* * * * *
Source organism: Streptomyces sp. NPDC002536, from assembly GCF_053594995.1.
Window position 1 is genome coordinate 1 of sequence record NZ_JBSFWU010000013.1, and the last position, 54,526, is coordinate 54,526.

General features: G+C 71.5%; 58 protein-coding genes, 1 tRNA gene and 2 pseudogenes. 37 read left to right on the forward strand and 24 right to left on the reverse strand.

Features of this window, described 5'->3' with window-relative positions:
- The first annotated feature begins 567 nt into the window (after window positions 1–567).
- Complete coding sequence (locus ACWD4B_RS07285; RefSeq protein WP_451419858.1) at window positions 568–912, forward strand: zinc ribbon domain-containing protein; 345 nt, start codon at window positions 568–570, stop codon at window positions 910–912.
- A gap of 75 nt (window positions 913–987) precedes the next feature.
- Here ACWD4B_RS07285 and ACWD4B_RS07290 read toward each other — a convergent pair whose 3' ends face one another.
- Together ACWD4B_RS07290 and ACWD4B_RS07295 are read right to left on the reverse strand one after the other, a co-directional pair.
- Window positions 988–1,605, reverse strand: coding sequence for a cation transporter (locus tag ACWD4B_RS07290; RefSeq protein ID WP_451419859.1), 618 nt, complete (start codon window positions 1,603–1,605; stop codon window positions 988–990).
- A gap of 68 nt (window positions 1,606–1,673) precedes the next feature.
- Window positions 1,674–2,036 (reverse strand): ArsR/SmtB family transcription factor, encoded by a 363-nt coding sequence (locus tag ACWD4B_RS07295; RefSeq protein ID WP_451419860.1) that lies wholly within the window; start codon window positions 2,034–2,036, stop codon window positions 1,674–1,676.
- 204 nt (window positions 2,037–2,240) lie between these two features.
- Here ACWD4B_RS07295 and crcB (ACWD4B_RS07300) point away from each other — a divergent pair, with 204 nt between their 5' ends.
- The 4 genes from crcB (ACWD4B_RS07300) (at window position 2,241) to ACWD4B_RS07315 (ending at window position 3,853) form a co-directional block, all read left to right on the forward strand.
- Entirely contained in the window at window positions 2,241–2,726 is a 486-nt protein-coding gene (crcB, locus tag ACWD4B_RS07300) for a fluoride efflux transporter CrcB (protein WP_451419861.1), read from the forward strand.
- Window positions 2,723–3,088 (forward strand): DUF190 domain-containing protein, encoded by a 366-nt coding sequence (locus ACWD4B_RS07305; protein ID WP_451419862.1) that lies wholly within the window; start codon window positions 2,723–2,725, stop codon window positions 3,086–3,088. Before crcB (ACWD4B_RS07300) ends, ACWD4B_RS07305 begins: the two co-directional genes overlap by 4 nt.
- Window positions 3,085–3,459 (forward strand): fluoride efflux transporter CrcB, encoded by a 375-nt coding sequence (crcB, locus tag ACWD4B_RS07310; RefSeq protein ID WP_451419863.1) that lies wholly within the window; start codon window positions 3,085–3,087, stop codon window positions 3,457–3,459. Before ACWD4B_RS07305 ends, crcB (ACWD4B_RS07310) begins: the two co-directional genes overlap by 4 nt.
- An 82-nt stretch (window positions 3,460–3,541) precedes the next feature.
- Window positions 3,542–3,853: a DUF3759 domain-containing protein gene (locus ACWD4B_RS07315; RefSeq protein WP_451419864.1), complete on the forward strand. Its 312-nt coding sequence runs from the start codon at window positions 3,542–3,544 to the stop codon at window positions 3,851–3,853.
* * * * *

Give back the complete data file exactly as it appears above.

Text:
Source organism: Streptomyces sp. NPDC002536, from assembly GCF_053594995.1.
Window position 1 is genome coordinate 1 of sequence record NZ_JBSFWU010000013.1, and the last position, 54,526, is coordinate 54,526.

General features: G+C 71.5%; 58 protein-coding genes, 1 tRNA gene and 2 pseudogenes. 37 read left to right on the forward strand and 24 right to left on the reverse strand.

Features of this window, described 5'->3' with window-relative positions:
- The first annotated feature begins 567 nt into the window (after window positions 1–567).
- Complete coding sequence (locus ACWD4B_RS07285; RefSeq protein WP_451419858.1) at window positions 568–912, forward strand: zinc ribbon domain-containing protein; 345 nt, start codon at window positions 568–570, stop codon at window positions 910–912.
- A gap of 75 nt (window positions 913–987) precedes the next feature.
- Here ACWD4B_RS07285 and ACWD4B_RS07290 read toward each other — a convergent pair whose 3' ends face one another.
- Together ACWD4B_RS07290 and ACWD4B_RS07295 are read right to left on the reverse strand one after the other, a co-directional pair.
- Window positions 988–1,605, reverse strand: coding sequence for a cation transporter (locus tag ACWD4B_RS07290; RefSeq protein ID WP_451419859.1), 618 nt, complete (start codon window positions 1,603–1,605; stop codon window positions 988–990).
- A gap of 68 nt (window positions 1,606–1,673) precedes the next feature.
- Window positions 1,674–2,036 (reverse strand): ArsR/SmtB family transcription factor, encoded by a 363-nt coding sequence (locus tag ACWD4B_RS07295; RefSeq protein ID WP_451419860.1) that lies wholly within the window; start codon window positions 2,034–2,036, stop codon window positions 1,674–1,676.
- 204 nt (window positions 2,037–2,240) lie between these two features.
- Here ACWD4B_RS07295 and crcB (ACWD4B_RS07300) point away from each other — a divergent pair, with 204 nt between their 5' ends.
- The 4 genes from crcB (ACWD4B_RS07300) (at window position 2,241) to ACWD4B_RS07315 (ending at window position 3,853) form a co-directional block, all read left to right on the forward strand.
- Entirely contained in the window at window positions 2,241–2,726 is a 486-nt protein-coding gene (crcB, locus tag ACWD4B_RS07300) for a fluoride efflux transporter CrcB (protein WP_451419861.1), read from the forward strand.
- Window positions 2,723–3,088 (forward strand): DUF190 domain-containing protein, encoded by a 366-nt coding sequence (locus ACWD4B_RS07305; protein ID WP_451419862.1) that lies wholly within the window; start codon window positions 2,723–2,725, stop codon window positions 3,086–3,088. Before crcB (ACWD4B_RS07300) ends, ACWD4B_RS07305 begins: the two co-directional genes overlap by 4 nt.
- Window positions 3,085–3,459 (forward strand): fluoride efflux transporter CrcB, encoded by a 375-nt coding sequence (crcB, locus tag ACWD4B_RS07310; RefSeq protein ID WP_451419863.1) that lies wholly within the window; start codon window positions 3,085–3,087, stop codon window positions 3,457–3,459. Before ACWD4B_RS07305 ends, crcB (ACWD4B_RS07310) begins: the two co-directional genes overlap by 4 nt.
- An 82-nt stretch (window positions 3,460–3,541) precedes the next feature.
- Window positions 3,542–3,853: a DUF3759 domain-containing protein gene (locus ACWD4B_RS07315; RefSeq protein WP_451419864.1), complete on the forward strand. Its 312-nt coding sequence runs from the start codon at window positions 3,542–3,544 to the stop codon at window positions 3,851–3,853.